Wednesday we moved to a field that we were worried about since the wheat was starting to lay down. It looked like it was laying down due to weight and not due to sawfly, so that was a good thing, but even so we figured we should risk it still being a bit wetter than we’d like so we could get it picked up before any more went down.
Turns out we didn’t have to worry! Because the wheat was very dry. Dad said the combine moisture sensor was saying 9% while the stand-alone tester at the bins was saying 7%. Which is about as dry as the wheat can get.
I noticed during the day that we seemed to be filling bins a bit faster than usual. Turns out the rest of the custom cutting crew got done at the other farm they were working at and all moved over here. So instead of our combine plus one or two others and two trucks, we had our combine plus four other and four trucks.
I didn’t find all this out until I took dinner out. Fortunately I always try to cook a bit extra, so there was enough to go around. Barely. 🙂
The menu Wednesday for about 12 or 13 people was:
- Iced Tea & Lemonade
- Flour Tortillas (I also brought along some corn tortillas but they didn’t get eaten)
- Seasoned ground beef for tacos
- Shredded cheese
- Shredded lettuce
- Chopped onions
- Chopped green, orange & yellow peppers
- Sour cream
- Sliced black olives
- Canned green chilies
- Pickled jalapenos
- Frosted Carrot bars for dessert (recipe follows)
And yes, we take tacos seriously around here. Well, sort of seriously — I’ve been told that ground beef in tacos is definitely not authentic Mexican cuisine. But for Mex-American tacos, we take them pretty seriously and make sure to have all the various condiments. Although I did forget to take out any diced tomatoes (which I meant to) and I decided early on not to worry about bringing any guacomole.
Thursday we got rained out.
Which is in keeping with Murphy’s Law, because I got two blueberries pies baked Thursday morning and a couple of pork roasts cooked — and then it rained in the afternoon.
I’m writing this Friday and we’re still rained out. *sigh* They tried earlier today and it was 15% moisture, which is too high. And then it showered about an hour ago.
So I still have two cooked pork roasts sitting in the fridge (and taking up a lot more space than I’d like).
But I can report that the blueberry pies are not taking up very much space at all on the countertop, and are rapidly taking up less and less space as the day goes on. If you catch my meaning. 🙂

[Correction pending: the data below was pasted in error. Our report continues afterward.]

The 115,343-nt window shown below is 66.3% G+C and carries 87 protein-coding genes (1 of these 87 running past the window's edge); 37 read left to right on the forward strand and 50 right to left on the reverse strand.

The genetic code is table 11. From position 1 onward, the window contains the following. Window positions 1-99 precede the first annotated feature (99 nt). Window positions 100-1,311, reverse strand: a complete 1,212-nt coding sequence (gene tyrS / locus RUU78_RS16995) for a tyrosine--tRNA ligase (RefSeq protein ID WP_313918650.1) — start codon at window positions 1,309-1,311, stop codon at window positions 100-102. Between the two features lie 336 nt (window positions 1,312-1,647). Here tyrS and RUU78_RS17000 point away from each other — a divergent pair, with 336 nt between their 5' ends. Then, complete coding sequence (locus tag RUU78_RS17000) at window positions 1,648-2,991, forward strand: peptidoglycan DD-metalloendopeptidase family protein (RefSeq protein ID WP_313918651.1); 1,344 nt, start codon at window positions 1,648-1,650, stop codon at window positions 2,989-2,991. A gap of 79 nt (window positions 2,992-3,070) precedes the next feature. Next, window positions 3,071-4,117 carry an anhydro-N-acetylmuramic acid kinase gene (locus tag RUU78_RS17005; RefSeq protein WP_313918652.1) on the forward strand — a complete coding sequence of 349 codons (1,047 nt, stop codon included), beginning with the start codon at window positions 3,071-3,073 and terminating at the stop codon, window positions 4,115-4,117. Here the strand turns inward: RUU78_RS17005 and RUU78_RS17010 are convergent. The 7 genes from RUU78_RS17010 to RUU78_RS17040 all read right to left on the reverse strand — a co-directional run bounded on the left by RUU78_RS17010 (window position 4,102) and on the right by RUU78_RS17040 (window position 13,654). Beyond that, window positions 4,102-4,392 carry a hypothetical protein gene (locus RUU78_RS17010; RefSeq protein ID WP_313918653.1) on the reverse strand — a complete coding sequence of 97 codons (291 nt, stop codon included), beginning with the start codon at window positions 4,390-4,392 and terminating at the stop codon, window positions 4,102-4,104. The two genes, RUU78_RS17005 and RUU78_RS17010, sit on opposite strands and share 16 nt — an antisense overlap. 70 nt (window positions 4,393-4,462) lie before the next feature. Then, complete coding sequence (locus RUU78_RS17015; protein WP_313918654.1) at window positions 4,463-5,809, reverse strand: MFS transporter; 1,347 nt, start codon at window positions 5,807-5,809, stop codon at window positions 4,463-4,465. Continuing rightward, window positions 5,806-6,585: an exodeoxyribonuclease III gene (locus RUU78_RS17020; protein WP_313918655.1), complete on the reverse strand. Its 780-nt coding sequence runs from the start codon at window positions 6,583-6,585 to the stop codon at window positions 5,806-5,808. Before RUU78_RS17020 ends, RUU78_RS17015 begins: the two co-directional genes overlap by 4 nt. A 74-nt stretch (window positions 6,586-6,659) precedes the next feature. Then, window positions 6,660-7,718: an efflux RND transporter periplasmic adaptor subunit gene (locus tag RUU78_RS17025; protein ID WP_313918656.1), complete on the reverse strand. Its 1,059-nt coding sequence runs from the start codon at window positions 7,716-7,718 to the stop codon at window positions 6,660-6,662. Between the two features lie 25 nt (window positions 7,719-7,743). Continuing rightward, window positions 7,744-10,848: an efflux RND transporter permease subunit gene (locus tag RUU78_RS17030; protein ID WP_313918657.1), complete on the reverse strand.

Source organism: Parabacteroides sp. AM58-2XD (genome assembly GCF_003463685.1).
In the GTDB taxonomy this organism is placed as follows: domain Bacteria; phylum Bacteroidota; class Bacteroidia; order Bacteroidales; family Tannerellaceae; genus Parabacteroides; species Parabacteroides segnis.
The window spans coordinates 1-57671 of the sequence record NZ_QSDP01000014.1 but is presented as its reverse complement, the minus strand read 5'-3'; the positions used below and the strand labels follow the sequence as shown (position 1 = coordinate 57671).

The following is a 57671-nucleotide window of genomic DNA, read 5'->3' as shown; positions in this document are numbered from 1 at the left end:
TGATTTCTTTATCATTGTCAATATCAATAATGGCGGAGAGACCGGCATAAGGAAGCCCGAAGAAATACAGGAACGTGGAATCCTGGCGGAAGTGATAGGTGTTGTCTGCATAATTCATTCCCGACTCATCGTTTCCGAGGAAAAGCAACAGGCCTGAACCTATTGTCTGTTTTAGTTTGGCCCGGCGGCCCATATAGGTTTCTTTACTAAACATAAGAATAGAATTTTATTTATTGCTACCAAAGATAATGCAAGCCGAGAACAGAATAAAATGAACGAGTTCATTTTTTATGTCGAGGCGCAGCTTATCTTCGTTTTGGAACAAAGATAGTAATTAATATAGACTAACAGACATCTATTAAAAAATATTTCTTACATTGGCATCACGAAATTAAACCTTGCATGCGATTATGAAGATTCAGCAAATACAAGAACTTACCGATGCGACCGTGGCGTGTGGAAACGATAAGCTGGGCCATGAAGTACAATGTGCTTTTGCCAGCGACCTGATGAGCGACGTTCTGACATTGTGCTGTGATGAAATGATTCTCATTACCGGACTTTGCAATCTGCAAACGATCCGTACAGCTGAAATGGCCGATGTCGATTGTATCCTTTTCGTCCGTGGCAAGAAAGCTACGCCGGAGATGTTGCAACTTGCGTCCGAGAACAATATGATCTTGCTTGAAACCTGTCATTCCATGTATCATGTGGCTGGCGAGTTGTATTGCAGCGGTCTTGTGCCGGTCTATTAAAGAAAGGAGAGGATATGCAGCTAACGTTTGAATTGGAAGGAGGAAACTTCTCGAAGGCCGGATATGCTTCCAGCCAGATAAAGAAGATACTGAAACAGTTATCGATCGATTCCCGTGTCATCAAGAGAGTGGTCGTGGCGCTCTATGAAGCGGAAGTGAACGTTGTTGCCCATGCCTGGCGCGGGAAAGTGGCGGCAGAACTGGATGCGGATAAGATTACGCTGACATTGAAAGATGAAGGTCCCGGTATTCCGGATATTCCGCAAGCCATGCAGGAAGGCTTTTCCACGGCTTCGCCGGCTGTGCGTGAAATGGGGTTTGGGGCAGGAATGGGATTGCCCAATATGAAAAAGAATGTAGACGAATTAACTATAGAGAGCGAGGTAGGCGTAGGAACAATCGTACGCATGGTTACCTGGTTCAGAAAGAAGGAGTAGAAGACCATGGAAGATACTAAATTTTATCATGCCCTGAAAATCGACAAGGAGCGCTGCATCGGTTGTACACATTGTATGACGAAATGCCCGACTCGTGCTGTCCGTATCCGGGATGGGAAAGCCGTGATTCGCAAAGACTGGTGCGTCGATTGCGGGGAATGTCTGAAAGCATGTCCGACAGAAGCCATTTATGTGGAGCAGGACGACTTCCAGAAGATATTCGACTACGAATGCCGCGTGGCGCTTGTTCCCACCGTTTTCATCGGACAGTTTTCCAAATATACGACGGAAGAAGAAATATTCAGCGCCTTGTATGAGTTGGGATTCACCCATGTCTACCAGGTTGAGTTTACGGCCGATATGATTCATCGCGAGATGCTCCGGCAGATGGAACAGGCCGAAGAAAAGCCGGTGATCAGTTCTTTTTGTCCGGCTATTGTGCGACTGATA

I think Mom said she got this recipe from my Dad’s cousin Belva. They are very good but very rich brownies — almost more like fudge with flour and eggs .
- 2 squares unsweetened chocolate
- 1/4 lb unsalted butter
- 1 c brown sugar
- 2 eggs
- 1/2 tsp vanilla extract]
- 1 c chopped nuts
- 1/4 c flour
- 1/4 tsp salt
Melt chocolate and butter in a heavy saucepan or double boiler. Once melted, remove from heat and stir in sugar. Add eggs and vanilla extract and beat well. Stir in nuts, flour and salt. Spread in greased 8″ x 8″ pan. Bake at 325 F for 40-45 minutes.
Frosted Carrot Bars
From my great-aunt Hazel. A very simple, but very tasty recipe that makes up a surprisingly large amount.
- 12-13 ounces strained carrots (from the baby food section)
- 1-1/2 c vegetable oil
- 2 c brown sugar
- 4 beaten eggs
- 2-1/2 c unsifted flour (and no, I don’t know why this recipe specified unsifted flour)
- 2 tsp cinnamon
- 2 tsp baking soda
- 1/2 tsp salt
- 1/2 c chopped nuts
- 3 ounces cream cheese
- 1/4 c softened unsalted butter
- 1-3/4 c powdered sugar
- 1/4 tsp vanilla extract
For the cake, stir together carrots, oil, sugar, and eggs. Stir in rest of cake ingredients. Pour batter into greased jelly roll pan, spread evenly. Bake at 350 F for 35 minutes or until wooden toothpick inserted in center comes out clean.
Cool cake completely before frosting. (Very important!)
Mix all frosting ingredients in a mixer until smooth and spread on cake.